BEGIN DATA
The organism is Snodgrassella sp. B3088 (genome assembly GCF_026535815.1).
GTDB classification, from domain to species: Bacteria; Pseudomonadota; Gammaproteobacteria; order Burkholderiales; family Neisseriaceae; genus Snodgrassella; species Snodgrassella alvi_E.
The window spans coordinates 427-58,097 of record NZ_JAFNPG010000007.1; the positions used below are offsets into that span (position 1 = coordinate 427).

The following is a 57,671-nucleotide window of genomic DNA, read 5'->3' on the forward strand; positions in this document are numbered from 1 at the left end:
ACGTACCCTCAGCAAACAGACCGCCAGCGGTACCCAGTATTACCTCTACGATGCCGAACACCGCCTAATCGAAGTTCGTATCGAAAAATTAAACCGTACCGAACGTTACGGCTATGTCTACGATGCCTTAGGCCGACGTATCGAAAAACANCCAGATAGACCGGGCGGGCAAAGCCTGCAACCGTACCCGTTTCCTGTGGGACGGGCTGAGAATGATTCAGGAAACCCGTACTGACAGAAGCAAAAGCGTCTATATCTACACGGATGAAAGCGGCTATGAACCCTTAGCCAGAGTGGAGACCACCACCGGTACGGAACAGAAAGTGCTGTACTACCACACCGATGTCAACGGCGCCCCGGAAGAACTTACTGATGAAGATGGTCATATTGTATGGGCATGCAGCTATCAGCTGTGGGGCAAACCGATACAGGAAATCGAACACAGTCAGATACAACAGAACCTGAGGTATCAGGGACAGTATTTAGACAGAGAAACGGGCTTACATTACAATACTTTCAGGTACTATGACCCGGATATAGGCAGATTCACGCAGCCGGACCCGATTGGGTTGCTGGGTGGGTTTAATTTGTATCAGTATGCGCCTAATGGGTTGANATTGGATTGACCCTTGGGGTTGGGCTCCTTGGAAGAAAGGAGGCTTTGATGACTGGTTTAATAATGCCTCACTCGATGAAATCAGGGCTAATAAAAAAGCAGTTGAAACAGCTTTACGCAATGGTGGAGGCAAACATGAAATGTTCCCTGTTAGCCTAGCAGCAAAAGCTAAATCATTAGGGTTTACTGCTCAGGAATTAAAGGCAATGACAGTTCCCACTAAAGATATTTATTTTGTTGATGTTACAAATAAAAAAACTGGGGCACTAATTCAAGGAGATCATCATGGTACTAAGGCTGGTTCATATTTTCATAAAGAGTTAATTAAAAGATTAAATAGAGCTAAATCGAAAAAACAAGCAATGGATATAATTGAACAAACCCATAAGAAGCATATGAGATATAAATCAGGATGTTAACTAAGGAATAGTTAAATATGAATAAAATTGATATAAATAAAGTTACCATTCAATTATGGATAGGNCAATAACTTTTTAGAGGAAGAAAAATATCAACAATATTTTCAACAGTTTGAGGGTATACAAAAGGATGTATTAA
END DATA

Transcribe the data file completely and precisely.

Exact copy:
The organism is Snodgrassella sp. B3088 (genome assembly GCF_026535815.1).
GTDB classification, from domain to species: Bacteria; Pseudomonadota; Gammaproteobacteria; order Burkholderiales; family Neisseriaceae; genus Snodgrassella; species Snodgrassella alvi_E.
The window spans coordinates 427-58,097 of record NZ_JAFNPG010000007.1; the positions used below are offsets into that span (position 1 = coordinate 427).

The following is a 57,671-nucleotide window of genomic DNA, read 5'->3' on the forward strand; positions in this document are numbered from 1 at the left end:
ACGTACCCTCAGCAAACAGACCGCCAGCGGTACCCAGTATTACCTCTACGATGCCGAACACCGCCTAATCGAAGTTCGTATCGAAAAATTAAACCGTACCGAACGTTACGGCTATGTCTACGATGCCTTAGGCCGACGTATCGAAAAACANCCAGATAGACCGGGCGGGCAAAGCCTGCAACCGTACCCGTTTCCTGTGGGACGGGCTGAGAATGATTCAGGAAACCCGTACTGACAGAAGCAAAAGCGTCTATATCTACACGGATGAAAGCGGCTATGAACCCTTAGCCAGAGTGGAGACCACCACCGGTACGGAACAGAAAGTGCTGTACTACCACACCGATGTCAACGGCGCCCCGGAAGAACTTACTGATGAAGATGGTCATATTGTATGGGCATGCAGCTATCAGCTGTGGGGCAAACCGATACAGGAAATCGAACACAGTCAGATACAACAGAACCTGAGGTATCAGGGACAGTATTTAGACAGAGAAACGGGCTTACATTACAATACTTTCAGGTACTATGACCCGGATATAGGCAGATTCACGCAGCCGGACCCGATTGGGTTGCTGGGTGGGTTTAATTTGTATCAGTATGCGCCTAATGGGTTGANATTGGATTGACCCTTGGGGTTGGGCTCCTTGGAAGAAAGGAGGCTTTGATGACTGGTTTAATAATGCCTCACTCGATGAAATCAGGGCTAATAAAAAAGCAGTTGAAACAGCTTTACGCAATGGTGGAGGCAAACATGAAATGTTCCCTGTTAGCCTAGCAGCAAAAGCTAAATCATTAGGGTTTACTGCTCAGGAATTAAAGGCAATGACAGTTCCCACTAAAGATATTTATTTTGTTGATGTTACAAATAAAAAAACTGGGGCACTAATTCAAGGAGATCATCATGGTACTAAGGCTGGTTCATATTTTCATAAAGAGTTAATTAAAAGATTAAATAGAGCTAAATCGAAAAAACAAGCAATGGATATAATTGAACAAACCCATAAGAAGCATATGAGATATAAATCAGGATGTTAACTAAGGAATAGTTAAATATGAATAAAATTGATATAAATAAAGTTACCATTCAATTATGGATAGGNCAATAACTTTTTAGAGGAAGAAAAATATCAACAATATTTTCAACAGTTTGAGGGTATACAAAAGGATGTATTAA